Comparative Genomics of Wolbachia–Cardinium Dual Endosymbiosis in a Plant-Parasitic Nematode

dc.creatorBrown, Amanda M.V.
dc.creatorWasala, Sulochana K.
dc.creatorHowe, Dana K.
dc.creatorPeetz, Amy B.
dc.creatorZasada, Inga A.
dc.creatorDenver, Dee R.
dc.date.accessioned2021-11-22T21:09:57Z
dc.date.available2021-11-22T21:09:57Z
dc.date.issued2018
dc.description© 2018 Brown, Wasala, Howe, Peetz, Zasada and Denver. This is an open-access article distributed under the terms of the Creative Commons Attribution License (CC BY). The use, distribution or reproduction in other forums is permitted, provided the original author(s) and the copyright owner(s) are credited and that the original publication in this journal is cited, in accordance with accepted academic practice. No use, distribution or reproduction is permitted which does not comply with these terms.en_US
dc.description.abstractWolbachia and Cardinium are among the most important and widespread of all endosymbionts, occurring in nematodes and more than half of insect and arachnid species, sometimes as coinfections. These symbionts are of significant interest as potential biocontrol agents due to their abilities to cause major effects on host biology and reproduction through cytoplasmic incompatibility, sex ratio distortion, or obligate mutualism. The ecological and metabolic effects of coinfections are not well understood. This study examined a Wolbachia–Cardinium coinfection in the plant-parasitic nematode (PPN), Pratylenchus penetrans, producing the first detailed study of such a coinfection using fluorescence in situ hybridization (FISH), polymerase chain reaction (PCR), and comparative genomic analysis. Results from FISH and single-nematode PCR showed 123/127 individuals in a focal population carried Cardinium (denoted strain cPpe), and 48% were coinfected with Wolbachia strain wPpe. Both endosymbionts showed dispersed tissue distribution with highest densities in the anterior intestinal walls and gonads. Phylogenomic analyses confirmed an early place of cPpe and long distance from a sister strain in another PPN, Heterodera glycines, supporting a long history of both Cardinium and Wolbachia in PPNs. The genome of cPpe was 1.36 Mbp with 35.8% GC content, 1,131 predicted genes, 41% having no known function, and missing biotin and lipoate synthetic capacity and a plasmid present in other strains, despite having a slightly larger genome compared to other sequenced Cardinium. The larger genome revealed expansions of gene families likely involved in host–cellular interactions. More than 2% of the genes of cPpe and wPpe were identified as candidate horizontally transferred genes, with some of these from eukaryotes, including nematodes. A model of the possible Wolbachia–Cardinium interaction is proposed with possible complementation in function for pathways such as methionine and fatty acid biosynthesis and biotin transport.en_US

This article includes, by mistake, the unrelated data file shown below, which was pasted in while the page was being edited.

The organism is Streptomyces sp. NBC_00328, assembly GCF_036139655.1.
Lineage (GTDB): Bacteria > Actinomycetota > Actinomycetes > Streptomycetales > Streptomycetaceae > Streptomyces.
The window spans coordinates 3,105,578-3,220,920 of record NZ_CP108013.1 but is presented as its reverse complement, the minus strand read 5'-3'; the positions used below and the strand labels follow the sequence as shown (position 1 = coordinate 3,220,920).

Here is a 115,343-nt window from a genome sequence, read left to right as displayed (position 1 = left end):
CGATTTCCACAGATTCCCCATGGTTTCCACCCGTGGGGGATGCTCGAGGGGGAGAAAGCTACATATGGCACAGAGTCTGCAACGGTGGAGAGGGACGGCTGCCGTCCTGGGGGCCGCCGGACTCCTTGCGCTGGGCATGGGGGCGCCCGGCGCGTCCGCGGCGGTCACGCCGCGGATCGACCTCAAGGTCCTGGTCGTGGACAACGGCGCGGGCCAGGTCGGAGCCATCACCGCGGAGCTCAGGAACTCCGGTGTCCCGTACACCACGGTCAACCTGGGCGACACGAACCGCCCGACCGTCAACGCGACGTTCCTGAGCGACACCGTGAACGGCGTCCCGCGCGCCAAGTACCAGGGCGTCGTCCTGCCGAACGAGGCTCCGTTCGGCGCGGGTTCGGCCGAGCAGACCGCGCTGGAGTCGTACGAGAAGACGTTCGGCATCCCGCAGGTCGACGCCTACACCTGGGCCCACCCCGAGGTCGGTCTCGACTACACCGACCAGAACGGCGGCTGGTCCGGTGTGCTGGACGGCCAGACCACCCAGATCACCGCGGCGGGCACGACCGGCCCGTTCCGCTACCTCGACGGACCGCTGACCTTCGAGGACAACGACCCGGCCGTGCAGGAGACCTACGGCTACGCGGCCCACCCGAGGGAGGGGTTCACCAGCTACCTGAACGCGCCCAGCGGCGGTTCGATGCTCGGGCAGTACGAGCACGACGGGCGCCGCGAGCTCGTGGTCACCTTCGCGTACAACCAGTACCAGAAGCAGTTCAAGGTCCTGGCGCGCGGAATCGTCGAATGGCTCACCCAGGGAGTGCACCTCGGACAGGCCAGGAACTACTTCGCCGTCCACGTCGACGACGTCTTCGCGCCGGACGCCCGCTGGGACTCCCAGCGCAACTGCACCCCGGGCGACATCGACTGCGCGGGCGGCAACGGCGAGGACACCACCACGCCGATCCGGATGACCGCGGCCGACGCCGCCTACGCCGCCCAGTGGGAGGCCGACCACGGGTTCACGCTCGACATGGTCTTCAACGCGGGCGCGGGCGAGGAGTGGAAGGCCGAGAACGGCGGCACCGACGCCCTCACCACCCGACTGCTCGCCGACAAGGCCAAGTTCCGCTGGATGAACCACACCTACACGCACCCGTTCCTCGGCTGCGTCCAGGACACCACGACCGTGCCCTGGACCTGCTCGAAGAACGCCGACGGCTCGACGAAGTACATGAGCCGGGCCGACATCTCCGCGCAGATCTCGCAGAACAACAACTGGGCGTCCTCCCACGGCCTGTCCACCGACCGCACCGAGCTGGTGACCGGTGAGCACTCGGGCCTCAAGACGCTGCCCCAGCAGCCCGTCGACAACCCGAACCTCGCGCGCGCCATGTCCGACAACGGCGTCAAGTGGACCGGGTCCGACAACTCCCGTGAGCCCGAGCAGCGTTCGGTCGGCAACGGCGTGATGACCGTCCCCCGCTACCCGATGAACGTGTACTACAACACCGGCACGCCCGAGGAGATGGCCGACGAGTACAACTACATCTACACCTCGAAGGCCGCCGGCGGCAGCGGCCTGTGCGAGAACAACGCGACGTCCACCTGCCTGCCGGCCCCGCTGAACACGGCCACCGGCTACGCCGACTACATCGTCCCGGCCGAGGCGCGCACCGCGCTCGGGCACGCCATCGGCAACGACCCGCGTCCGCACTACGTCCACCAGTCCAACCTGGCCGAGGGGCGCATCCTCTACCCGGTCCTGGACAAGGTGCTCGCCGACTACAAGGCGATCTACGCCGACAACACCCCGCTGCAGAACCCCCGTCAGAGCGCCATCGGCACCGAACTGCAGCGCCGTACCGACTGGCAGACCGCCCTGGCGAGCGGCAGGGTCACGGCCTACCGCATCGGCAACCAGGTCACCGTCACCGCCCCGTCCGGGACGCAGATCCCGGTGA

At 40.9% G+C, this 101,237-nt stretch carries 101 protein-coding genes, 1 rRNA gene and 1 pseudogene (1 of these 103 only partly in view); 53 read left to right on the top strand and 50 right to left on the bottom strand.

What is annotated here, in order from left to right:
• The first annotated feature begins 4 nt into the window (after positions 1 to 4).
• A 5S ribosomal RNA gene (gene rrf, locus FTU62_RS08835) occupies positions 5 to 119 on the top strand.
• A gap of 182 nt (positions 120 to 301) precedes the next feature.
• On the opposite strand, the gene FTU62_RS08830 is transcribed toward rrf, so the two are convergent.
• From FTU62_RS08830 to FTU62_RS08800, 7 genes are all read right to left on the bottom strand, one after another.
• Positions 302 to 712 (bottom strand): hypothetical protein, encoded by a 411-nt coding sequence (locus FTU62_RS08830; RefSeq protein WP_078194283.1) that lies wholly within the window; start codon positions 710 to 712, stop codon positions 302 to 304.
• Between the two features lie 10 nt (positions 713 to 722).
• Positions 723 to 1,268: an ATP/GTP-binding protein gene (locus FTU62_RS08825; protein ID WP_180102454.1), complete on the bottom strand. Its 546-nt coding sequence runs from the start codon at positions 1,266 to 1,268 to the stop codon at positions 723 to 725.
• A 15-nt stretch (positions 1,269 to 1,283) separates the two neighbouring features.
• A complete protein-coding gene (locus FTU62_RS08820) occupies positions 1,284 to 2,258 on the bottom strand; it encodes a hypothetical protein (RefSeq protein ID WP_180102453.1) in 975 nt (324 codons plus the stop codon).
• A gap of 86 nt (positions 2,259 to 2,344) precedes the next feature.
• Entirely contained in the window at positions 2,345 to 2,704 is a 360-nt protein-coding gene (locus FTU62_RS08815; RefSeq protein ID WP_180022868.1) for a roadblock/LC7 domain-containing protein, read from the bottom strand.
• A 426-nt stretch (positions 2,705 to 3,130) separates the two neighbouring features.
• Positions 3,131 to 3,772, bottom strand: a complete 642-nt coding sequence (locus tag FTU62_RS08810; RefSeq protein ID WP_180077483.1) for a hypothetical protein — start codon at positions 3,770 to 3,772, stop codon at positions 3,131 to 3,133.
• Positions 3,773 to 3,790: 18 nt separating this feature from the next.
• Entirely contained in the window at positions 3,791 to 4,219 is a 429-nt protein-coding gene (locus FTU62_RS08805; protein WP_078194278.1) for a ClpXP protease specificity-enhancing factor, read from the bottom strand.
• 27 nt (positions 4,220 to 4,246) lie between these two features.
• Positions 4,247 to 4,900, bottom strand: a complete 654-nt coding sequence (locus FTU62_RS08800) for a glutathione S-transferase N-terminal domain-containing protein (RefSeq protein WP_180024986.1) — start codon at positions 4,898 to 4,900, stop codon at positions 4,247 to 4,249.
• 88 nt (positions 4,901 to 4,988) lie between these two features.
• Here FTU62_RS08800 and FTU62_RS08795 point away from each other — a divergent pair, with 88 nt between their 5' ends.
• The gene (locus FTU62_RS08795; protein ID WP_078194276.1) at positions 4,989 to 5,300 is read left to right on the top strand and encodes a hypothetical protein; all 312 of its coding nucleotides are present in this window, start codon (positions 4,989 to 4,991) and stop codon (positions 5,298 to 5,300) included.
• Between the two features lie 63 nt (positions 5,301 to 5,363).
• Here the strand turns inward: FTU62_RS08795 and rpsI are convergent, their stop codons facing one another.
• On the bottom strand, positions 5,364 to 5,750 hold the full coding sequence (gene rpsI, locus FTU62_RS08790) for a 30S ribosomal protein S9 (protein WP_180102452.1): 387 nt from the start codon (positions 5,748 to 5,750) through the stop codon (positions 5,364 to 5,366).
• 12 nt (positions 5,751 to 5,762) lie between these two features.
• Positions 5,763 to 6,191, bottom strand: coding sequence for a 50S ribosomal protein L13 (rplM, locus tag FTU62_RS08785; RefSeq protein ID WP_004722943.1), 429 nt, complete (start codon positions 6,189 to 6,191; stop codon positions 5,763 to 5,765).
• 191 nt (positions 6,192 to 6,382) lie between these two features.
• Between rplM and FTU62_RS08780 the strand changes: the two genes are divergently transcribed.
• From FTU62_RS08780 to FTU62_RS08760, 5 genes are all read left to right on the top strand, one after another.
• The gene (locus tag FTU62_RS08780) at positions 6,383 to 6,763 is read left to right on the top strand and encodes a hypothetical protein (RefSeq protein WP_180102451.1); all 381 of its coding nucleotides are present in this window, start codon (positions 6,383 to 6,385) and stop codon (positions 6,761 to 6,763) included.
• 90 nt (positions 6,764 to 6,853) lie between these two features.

dc.identifier.citationBrown AMV, Wasala SK, Howe DK, Peetz AB, Zasada IA and Denver DR (2018) Comparative Genomics of Wolbachia–Cardinium Dual Endosymbiosis in a Plant-Parasitic Nematode. Front. Microbiol. 9:2482. doi: 10.3389/fmicb.2018.02482en_US
dc.identifier.urihttps://doi.org/10.3389/fmicb.2018.02482
dc.identifier.urihttps://hdl.handle.net/2346/88312
dc.language.isoengen_US
dc.subjectCardiniumen_US
dc.subjectWolbachiaen_US
dc.subjectPlant-Parasitic Nematodeen_US
dc.subjectPratylenchus penetransen_US
dc.subjectHorizontal Gene Transferen_US
dc.subjectSymbiosisen_US
dc.subjectEndosymbionten_US
dc.subjectGenomicsen_US
dc.titleComparative Genomics of Wolbachia–Cardinium Dual Endosymbiosis in a Plant-Parasitic Nematodeen_US
dc.typeArticleen_US

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